The unofficial title of yesterday’s All About Women festival could have been ‘Be Seen and Be Heard’ – a stark reminder of the dark times feminism has found itself in only one quarter of the way through 2017. Of the five talks Time Out attended, in every session women were reminded to speak up regardless of the impact it may have on them; from Geena Davis’s talk on gender representation on screen to the aftermath of gendered violence in the home and the workplace. Yes, being seen and heard sounds outdated and it's certainly not as galvanising a message as we might need right now, but perhaps it's a useful starting point. We're regrouping, sharing tactics and getting our energy back to keep fighting for equality in a world that would rather women kept their mouths shut.
Here are five snippets of advice that we took from this year's All About Women:
1. Use data to keep the conversation going on gender representation
The day began with a Hollywood actor preaching to the converted, and happily so. Geena Davis, best known for her roles in Thelma and Louise, A League of Their Own and Beetlejuice, is the founder of the Geena Davis Institute on Gender in Media. She’s also a member of Mensa, special envoy to the UN and she qualified as a semi-finalist for the Sydney 2000 Olympics… in archery. Davis spoke of her mission to increase and diversify roles for women on screen, calling out that only 17 per cent of characters in a crowd, in the fictional worlds watched by children in the US, are made up of women. “Hollywood thinks women don’t gather,” she said, gesturing to the packed Joan Sutherland Theatre. Davis told us her wish as a child had been to take up less space. Nowadays, she spends her time meeting with TV and film execs to present data showing their gender bias – or blind spots – especially within children’s programmes. As she said, “Girls’ participation in archery rose 105 per cent in the year the Hunger Games and Brave were released, so representation on screen matters.” She called out her own privilege and joked that if you see her playing the wife of Sean Connery in a movie you’ll know she’s broke. In one story of how orchestras within the US achieved parity Davis explained that even within blind auditions it was the sound of the women’s shoes that gave them away and it wasn’t until they asked musicians to remove their shoes before auditioning that they achieved a 50/50 split in players. “See, we can achieve parity: you just have to not see or hear us.” But, of course, the solution to media representation is to have more women and girls seen and heard, in more diverse roles. One field in which women are well represented on screen is in forensic science, says Davis, and the number of women in that career in the US has skyrocketed. “If we increase women on screen at the rate we’ve been going it’ll take 700 years to reach parity. I’d like to at least halve that,” she says, half laughing.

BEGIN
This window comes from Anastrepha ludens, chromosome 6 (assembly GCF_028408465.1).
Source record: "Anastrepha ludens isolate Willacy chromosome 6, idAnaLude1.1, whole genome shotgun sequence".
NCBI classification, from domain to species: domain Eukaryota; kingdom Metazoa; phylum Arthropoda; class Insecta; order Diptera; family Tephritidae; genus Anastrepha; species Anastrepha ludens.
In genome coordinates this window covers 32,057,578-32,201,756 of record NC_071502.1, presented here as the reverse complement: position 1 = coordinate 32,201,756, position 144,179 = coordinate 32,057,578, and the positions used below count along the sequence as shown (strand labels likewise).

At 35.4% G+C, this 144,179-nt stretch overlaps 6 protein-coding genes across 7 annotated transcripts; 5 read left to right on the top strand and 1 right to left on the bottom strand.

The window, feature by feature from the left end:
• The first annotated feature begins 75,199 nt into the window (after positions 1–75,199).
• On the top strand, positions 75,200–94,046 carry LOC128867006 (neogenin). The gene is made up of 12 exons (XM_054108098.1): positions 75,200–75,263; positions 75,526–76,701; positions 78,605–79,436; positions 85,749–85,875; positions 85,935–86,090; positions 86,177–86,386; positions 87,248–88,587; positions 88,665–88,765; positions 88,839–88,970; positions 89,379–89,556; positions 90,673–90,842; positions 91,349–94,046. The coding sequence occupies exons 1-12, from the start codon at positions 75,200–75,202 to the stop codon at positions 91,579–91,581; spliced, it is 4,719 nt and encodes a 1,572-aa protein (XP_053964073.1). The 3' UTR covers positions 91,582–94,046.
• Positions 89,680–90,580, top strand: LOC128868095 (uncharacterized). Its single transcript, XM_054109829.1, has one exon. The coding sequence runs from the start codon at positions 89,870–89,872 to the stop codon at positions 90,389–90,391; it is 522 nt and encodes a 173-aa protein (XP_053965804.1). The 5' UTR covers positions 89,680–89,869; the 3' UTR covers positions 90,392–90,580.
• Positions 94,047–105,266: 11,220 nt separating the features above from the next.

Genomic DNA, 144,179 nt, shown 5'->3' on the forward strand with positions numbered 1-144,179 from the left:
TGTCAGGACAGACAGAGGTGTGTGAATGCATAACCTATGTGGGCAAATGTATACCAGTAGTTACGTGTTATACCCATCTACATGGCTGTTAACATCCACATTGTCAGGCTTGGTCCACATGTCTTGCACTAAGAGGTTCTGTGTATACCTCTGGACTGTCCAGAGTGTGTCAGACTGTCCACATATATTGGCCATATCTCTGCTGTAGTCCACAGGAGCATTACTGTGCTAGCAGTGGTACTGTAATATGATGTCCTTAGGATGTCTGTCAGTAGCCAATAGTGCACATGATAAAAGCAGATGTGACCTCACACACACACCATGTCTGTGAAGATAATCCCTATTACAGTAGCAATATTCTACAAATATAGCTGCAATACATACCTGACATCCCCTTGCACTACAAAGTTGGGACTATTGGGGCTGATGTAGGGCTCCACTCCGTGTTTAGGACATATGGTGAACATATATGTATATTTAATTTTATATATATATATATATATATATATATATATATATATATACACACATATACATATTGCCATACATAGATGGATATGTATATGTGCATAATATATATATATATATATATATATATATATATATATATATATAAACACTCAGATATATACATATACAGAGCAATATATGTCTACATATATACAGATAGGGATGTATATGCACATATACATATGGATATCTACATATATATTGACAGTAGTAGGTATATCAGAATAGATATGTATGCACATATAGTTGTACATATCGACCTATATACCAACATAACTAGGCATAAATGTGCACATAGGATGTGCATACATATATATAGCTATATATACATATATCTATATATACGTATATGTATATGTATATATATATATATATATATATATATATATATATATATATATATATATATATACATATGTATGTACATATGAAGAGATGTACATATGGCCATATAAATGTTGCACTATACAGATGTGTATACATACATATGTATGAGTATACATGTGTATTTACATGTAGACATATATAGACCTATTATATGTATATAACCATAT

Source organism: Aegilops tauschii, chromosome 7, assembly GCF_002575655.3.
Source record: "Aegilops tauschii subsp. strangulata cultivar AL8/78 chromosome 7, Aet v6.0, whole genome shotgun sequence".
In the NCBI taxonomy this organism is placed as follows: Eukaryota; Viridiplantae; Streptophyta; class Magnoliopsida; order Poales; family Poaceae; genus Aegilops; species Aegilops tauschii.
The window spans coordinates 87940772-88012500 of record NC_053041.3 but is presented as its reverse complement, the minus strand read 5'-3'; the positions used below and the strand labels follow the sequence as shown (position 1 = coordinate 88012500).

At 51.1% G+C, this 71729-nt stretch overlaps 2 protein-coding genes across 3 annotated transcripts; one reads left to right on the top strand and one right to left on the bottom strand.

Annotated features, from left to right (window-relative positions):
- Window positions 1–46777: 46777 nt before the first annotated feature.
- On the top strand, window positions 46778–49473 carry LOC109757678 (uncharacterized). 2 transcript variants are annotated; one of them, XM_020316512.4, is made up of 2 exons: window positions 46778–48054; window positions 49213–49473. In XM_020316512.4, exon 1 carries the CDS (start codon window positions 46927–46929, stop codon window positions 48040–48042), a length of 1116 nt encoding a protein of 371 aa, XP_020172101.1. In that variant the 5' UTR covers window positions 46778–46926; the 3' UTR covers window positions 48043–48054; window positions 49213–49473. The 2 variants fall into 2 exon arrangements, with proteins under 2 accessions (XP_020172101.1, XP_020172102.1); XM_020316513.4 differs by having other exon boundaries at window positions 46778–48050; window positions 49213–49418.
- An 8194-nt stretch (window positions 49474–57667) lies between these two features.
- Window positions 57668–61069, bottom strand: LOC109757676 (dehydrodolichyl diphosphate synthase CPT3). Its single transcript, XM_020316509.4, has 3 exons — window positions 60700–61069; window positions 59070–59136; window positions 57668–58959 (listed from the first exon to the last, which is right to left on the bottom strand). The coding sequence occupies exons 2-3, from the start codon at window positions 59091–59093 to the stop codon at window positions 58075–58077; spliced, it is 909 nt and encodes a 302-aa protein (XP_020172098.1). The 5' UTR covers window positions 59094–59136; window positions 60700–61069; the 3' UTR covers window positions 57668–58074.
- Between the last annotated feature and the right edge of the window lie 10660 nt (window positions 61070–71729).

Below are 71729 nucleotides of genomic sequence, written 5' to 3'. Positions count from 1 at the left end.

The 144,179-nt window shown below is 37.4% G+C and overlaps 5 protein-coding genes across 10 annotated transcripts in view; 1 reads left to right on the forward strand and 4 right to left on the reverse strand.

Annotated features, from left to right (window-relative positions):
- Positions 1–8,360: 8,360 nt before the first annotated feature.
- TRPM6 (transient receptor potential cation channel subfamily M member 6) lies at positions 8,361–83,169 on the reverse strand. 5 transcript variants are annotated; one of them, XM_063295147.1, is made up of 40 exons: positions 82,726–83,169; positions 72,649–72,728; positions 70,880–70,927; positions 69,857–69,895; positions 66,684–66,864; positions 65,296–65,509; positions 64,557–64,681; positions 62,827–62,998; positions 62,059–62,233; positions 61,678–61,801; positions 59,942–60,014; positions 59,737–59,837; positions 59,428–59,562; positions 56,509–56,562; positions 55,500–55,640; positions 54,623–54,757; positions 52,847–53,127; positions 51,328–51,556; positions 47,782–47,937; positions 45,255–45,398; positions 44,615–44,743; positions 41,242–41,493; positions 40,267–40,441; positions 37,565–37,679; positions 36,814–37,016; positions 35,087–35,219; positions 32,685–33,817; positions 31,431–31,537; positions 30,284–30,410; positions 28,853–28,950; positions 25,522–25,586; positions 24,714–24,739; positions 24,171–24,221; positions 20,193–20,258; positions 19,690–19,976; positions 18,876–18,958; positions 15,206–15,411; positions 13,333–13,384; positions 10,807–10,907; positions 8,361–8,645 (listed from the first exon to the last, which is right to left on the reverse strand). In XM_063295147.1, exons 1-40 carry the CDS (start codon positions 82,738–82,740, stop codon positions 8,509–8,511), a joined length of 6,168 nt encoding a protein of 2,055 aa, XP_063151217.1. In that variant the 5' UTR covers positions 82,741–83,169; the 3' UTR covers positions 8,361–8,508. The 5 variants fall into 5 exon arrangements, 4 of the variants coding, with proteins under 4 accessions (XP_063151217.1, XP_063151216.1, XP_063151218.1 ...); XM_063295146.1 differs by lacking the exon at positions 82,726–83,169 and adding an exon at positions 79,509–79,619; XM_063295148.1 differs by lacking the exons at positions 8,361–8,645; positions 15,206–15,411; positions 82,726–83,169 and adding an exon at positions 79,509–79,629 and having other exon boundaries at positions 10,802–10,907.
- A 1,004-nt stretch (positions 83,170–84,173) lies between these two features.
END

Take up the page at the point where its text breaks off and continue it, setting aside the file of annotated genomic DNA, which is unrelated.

2. Give a platform to perpetrators in order to lift the blame and shame from victims
Icelandic Woman of the Year Thordis Elva has received a lot of press attention of late thanks to the video of her TED talk. Elva has written a book called South of Forgiveness with her rapist and former boyfriend Tom Stranger. “I don’t want to focus on forgiveness today,” said Elva who was positioned on the opposite side of the stage to her collaborator. “I want to focus on responsibility.” The Drama Theatre was respectfully silent during the talk between Elva and Australian youth worker Stranger. Elva said their topic was the subject of a 20-year-long professional process between the two of them and by giving her perpetrator a platform to take on that responsibility it shed some self-blame she had carried since the rape. Stranger was both vulnerable and relatable, which was an uncomfortable position for the audience. He said, “What is clear is that she did not give me consent and I did not ask for it.” Elva replied with “Even polite, well mannered boys can rape you in your sleep.” The pair were asked if they could now call themselves ‘friends’ to which Elva replied without pause: “No.” They think of themselves as collaborators in a troubling and emotionally challenging aftermath of rape. However, the main takeaway from the talk was that staying silent – either as the survivor or as the perpetrator – was not the answer. “In the public discourse we only hear from the survivors and this blindsides us,” says Elva. “My story is shared in the hope that… Life after violence is a messy ordeal. Facing the truth is overwhelming. There is not a right way to react; as individuals we have the right to heal.” Elva and Stranger agreed that having a rapist speak publicly could serve as a lesson to others about the pain they had inflicted. “The resolution is that more men take part in the conversation, without taking over,” said Stranger, who was clear that he had not been charged for the crime nor had he served a sentence for it. “I’ve had my actions minimised and this is about entitlement. Me benefiting from this in any way would be wrong.”